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Ask Lola's Lawyer

by Adam Bobker


Dear Lola,

Last summer I had a major exhibition and it was my best work yet. The night before the review was published I could hardly sleep a wink. My heart leapt when I heard the morning paper hit the front door. Imagine my shock when I read the royal hatchet job that my art school rival Zoe Fishbinder had done on my show. She panned it completely! My dealers in New York and Wichita have since dropped me and sales from the show have been dismal. This was not criticism. It was revenge. How do I prove it? Can I sue?

Signed, Unfairly Maligned (Toronto)


    Dear UM,

    If Zoe has maliciously written lies about you in order to sink your career, you may be able to sue Zoe and the publisher of the newspaper for libel. You will first have to give notice in writing of your intentions within six weeks of the day the bombshell was dropped. After they receive the notice, Zoe and her publisher may decide to print an apology. If an apology doesn't cut it and the case goes ahead, Zoe and her publisher will likely advance the defence of fair comment. The defence of fair comment protects expressions of opinion made in good faith on facts that are truthful and which concern matters of public interest, such as critiques of art works. In order to win in the face of this defence you will need to prove Zoe had actual malice toward you. You need evidence. So, dig up some dirt from your art school days that proves your long burning mutual hatred. A damning artifact may help show Zoe to be the liar you say she is. Consider though, UM, libel is a notoriously complex and expensive area of the law. It may take you years to get to trial.

Dear Lola,

Last year I sold a painting for $15,000 to an art collector. Yowza! A few months later, he invites me over to his house to see it. So I get there, dressed in my best jeans, and find he's hung it in his kid's bedroom. There are fingerprints and crayon marks all over it! Meanwhile, he's telling me how much he wants to buy more of my work. This is my first major collector and I don't want to fuck things up. What the hell should I do? Can I sue?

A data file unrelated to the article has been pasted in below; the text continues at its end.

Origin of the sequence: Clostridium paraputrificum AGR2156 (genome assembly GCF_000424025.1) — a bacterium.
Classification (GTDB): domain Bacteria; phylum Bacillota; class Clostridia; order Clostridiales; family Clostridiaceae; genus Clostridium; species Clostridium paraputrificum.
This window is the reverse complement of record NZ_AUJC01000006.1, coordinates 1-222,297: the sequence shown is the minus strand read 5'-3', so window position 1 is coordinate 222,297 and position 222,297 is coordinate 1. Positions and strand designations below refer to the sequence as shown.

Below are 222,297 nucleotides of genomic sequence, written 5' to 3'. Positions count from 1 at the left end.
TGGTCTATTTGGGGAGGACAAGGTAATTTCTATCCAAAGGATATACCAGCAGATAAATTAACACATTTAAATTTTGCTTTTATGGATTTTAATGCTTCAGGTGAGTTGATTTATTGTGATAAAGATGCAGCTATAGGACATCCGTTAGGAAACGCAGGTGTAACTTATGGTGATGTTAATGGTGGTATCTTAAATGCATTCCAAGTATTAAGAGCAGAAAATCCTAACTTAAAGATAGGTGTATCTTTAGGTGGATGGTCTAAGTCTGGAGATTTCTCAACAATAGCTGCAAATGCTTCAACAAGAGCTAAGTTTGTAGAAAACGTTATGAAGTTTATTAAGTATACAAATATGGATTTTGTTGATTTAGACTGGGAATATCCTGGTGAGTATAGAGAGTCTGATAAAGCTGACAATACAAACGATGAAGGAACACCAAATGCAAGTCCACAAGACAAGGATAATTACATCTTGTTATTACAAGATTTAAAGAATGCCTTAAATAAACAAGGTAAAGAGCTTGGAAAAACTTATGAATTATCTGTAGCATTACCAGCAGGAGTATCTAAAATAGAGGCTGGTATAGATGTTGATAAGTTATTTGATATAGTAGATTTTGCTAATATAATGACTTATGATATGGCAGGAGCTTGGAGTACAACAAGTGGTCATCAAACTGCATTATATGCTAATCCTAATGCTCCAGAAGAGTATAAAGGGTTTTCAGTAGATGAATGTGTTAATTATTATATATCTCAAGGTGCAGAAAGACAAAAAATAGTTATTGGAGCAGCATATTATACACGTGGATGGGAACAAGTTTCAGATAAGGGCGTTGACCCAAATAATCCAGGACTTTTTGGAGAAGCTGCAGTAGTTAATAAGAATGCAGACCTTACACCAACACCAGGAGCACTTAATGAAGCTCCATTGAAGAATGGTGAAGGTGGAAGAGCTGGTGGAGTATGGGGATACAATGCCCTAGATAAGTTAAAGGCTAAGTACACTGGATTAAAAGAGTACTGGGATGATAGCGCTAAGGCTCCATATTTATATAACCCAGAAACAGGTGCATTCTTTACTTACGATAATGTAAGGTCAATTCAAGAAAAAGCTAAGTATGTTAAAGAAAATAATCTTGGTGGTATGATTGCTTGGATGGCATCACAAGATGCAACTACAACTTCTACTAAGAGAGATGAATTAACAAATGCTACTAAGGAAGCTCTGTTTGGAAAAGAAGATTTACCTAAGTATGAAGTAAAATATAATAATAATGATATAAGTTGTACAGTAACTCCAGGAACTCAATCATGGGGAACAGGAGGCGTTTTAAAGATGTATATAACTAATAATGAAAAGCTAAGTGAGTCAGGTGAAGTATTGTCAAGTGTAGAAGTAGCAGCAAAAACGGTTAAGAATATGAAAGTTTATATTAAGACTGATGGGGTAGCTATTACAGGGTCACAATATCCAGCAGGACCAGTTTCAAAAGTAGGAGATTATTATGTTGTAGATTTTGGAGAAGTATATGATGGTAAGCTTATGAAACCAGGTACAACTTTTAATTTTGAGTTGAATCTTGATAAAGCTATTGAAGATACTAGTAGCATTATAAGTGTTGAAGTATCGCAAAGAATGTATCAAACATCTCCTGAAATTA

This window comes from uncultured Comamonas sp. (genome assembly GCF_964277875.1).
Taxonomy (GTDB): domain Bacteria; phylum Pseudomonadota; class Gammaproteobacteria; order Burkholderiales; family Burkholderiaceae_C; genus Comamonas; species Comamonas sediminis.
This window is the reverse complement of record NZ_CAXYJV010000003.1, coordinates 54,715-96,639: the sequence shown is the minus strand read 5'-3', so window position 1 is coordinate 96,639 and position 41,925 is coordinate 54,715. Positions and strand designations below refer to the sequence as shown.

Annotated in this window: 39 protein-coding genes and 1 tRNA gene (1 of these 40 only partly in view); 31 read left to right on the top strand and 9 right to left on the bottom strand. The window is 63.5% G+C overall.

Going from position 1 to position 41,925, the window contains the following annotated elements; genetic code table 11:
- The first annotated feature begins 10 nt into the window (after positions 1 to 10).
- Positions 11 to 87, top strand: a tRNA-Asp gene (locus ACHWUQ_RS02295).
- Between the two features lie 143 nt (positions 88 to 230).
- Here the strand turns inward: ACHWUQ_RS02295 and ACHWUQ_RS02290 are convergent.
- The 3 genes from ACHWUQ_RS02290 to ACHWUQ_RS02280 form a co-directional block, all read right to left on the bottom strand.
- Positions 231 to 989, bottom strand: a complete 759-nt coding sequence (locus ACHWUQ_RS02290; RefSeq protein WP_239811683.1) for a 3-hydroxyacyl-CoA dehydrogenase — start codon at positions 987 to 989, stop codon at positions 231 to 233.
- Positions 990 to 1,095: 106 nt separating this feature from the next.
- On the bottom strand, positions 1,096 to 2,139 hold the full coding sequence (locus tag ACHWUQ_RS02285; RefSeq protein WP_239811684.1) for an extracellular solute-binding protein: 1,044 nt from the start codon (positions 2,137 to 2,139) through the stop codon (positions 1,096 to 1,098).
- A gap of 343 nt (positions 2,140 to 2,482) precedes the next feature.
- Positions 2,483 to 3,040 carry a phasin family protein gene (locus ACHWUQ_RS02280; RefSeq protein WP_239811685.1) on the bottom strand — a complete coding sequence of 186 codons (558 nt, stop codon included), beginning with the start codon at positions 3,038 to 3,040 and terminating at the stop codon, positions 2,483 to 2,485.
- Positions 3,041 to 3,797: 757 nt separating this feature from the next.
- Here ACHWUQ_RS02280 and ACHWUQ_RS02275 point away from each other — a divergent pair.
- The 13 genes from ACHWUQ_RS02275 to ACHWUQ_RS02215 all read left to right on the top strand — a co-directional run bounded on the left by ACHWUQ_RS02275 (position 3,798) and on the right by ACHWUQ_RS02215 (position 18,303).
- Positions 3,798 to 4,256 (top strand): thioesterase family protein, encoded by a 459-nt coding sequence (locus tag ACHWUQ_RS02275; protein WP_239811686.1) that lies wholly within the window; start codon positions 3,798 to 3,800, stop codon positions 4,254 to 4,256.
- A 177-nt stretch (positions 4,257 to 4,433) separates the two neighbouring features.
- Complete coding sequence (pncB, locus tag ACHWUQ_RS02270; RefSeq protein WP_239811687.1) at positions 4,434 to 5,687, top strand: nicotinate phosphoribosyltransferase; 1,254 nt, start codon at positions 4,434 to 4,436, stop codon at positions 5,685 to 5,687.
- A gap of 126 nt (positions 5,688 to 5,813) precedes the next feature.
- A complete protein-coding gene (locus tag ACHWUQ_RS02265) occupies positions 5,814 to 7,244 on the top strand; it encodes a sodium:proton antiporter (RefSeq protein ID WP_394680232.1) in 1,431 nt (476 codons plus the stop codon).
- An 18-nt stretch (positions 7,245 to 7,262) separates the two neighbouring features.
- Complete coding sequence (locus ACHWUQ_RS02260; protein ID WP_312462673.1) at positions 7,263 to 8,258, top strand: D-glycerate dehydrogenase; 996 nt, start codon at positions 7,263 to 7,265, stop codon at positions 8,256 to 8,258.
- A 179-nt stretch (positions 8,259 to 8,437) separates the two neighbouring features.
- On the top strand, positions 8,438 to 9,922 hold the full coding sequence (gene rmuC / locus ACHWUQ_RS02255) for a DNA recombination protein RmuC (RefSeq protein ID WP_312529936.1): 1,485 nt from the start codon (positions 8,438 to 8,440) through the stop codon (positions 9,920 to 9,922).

Signed, Unfairly Mutilated (Don Mills)


    Dear UM,

    Yes, you've got rights. Even after selling a painting, unless you have expressly waived them, you have moral rights which last until 50 years after your death. Moral rights are the rights of an artist to the integrity of their work. You have this right because, as an artist, your reputation is tied up with your art. Even after you sold the painting, when the art collector's brat tampered with it he tampered with your reputation. A Judge might give you some damages, or order the collector to have the painting cleaned. On the other hand, a polite letter might have the desired effect and be less likely to screw up your next sale. Let him know how you feel, a little well aimed guilt can go a long way.

Dear L,

I'm a news reporter for a national television station. About a month ago, I covered a story on an artist who was commissioned to create a monument to those who died of AIDS. Thousands attended the unveiling. A few days before, I met the artist for a TV interview, just as she was finishing up the piece. Over her shoulder, I noticed a dedication to "Fluffy" discretely etched into the bronze. I asked her about it and was shocked when she told me Fluffy was her dead cat. I mean this is a monument dedicated to victims of AIDS we're talking about. So I told her she better remove Fluffy's dedication or I would report it on the six o'clock news. She said she would but I didn't follow up and I didn't report it. Considering that this monument was a commission and honouring the dead, was her dead cat dedication an ethical breach, or am I not being transgressive enough in my art thinking?

Signed, I'm Right (Ottawa)


    Dear I'm Right,

    That is deep. I like it. Right on. My son, in searching for the answer to your question, I have consulted with Koos Nolst Trenite, Ambassador for Mankind. His message is that the very function of an artist is "to bring in ethics" to the society. This poses a problem of circular logic. In order to determine that a person is in breach of a duty, it is first necessary to determine the nature of the duty. In this case, in order to label the dedication to Fluffy an ethical breach we must first define the nature of the artist's ethical duty when she created the monument. If an artist brings in ethics, then the artist defines their own ethical duties. If this artist defined her own ethical duties when she created the monument, only she can decide if she has breached those duties by dedicating the commission to her dead cat. Transgress and you will be transformed.

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Disclaimer: THIS COLUMN IS WRITTEN FOR ENTERTAINMENT ONLY. These situations are fictitious. Any similarity to one you know of is a coincidence. Every case is different. These are NOT legal opinions. YOU rely on the ADVICE contained in the answers at your own peril. IF YOU HAVE A REAL LEGAL PROBLEM CALL A LAWYER. (Adam Bobker is really a lawyer.)


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